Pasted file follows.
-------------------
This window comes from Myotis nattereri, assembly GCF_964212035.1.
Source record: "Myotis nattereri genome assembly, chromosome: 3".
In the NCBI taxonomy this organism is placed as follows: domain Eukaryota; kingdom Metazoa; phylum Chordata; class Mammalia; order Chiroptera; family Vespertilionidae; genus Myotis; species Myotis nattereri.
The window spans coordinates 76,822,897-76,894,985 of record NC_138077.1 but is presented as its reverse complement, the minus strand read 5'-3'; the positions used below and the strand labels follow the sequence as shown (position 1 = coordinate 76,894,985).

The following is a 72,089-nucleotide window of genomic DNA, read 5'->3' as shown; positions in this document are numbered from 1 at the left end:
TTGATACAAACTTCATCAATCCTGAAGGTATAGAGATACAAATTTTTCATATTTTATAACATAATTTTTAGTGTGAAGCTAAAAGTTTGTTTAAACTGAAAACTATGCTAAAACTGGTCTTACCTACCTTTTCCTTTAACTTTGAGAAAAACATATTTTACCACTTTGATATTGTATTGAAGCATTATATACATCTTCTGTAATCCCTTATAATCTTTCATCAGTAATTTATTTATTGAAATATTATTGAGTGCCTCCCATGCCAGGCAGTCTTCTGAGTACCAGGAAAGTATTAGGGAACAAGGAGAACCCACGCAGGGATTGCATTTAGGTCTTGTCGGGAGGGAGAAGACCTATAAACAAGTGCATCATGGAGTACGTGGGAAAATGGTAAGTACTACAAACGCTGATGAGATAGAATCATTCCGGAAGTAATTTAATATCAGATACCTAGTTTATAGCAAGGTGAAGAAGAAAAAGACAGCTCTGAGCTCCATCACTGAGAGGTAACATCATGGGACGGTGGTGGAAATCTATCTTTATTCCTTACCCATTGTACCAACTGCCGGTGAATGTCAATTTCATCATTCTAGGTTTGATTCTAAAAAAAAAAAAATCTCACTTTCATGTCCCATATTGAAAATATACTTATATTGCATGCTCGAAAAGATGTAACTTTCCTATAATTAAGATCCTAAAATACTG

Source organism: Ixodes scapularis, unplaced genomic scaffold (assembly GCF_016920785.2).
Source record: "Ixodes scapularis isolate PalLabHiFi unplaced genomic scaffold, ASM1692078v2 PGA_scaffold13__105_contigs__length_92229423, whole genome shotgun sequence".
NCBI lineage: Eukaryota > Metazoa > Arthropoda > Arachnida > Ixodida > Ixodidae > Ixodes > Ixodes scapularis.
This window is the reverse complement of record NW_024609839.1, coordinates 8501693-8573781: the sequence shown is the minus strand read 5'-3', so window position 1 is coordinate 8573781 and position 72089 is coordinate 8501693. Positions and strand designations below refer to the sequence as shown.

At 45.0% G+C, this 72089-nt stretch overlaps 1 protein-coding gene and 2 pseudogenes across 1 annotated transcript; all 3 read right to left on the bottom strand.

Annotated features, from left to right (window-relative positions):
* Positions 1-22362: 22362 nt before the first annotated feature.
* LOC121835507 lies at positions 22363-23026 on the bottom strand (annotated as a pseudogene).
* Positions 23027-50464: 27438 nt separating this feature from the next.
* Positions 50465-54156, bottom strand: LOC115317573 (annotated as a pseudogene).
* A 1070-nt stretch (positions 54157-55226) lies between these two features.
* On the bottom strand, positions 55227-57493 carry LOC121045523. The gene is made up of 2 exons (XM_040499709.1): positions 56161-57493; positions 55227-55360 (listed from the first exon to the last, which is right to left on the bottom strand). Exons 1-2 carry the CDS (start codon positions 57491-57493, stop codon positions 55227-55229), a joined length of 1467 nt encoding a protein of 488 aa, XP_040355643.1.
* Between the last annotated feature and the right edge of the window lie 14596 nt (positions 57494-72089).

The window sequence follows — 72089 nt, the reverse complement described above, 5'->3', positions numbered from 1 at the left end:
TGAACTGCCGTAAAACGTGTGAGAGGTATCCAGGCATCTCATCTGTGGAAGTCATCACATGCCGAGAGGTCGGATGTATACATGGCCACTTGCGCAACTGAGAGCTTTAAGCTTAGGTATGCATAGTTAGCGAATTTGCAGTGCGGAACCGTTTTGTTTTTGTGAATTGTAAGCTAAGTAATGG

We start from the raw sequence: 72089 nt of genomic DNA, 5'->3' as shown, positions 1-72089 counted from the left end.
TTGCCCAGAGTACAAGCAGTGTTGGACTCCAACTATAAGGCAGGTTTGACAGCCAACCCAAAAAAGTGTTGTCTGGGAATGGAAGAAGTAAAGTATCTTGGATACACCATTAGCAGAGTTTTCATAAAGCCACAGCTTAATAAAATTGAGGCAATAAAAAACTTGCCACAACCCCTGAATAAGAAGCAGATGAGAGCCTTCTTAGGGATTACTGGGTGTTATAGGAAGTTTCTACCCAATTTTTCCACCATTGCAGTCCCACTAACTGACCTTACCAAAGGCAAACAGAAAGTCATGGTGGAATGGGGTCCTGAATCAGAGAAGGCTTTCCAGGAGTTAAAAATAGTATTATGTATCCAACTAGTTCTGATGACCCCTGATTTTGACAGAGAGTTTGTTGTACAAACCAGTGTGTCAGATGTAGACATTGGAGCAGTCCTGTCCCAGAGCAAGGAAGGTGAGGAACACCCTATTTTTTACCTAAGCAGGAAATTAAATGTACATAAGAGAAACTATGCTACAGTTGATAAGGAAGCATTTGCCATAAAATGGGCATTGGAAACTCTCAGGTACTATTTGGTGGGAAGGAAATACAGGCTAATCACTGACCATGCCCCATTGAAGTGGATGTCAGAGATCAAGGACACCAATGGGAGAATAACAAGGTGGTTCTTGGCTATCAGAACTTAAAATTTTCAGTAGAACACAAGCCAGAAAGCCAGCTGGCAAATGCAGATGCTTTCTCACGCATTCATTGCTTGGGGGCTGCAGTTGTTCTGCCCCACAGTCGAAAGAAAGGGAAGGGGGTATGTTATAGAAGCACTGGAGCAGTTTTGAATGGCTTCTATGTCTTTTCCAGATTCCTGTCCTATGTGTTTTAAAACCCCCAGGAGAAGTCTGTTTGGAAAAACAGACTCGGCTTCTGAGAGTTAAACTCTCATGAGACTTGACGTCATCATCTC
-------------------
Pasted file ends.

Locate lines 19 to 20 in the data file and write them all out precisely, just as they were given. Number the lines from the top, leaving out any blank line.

* Between the last annotated feature and the right edge of the window lie 14596 nt (positions 57494-72089).

The window sequence follows — 72089 nt, the reverse complement described above, 5'->3', positions numbered from 1 at the left end: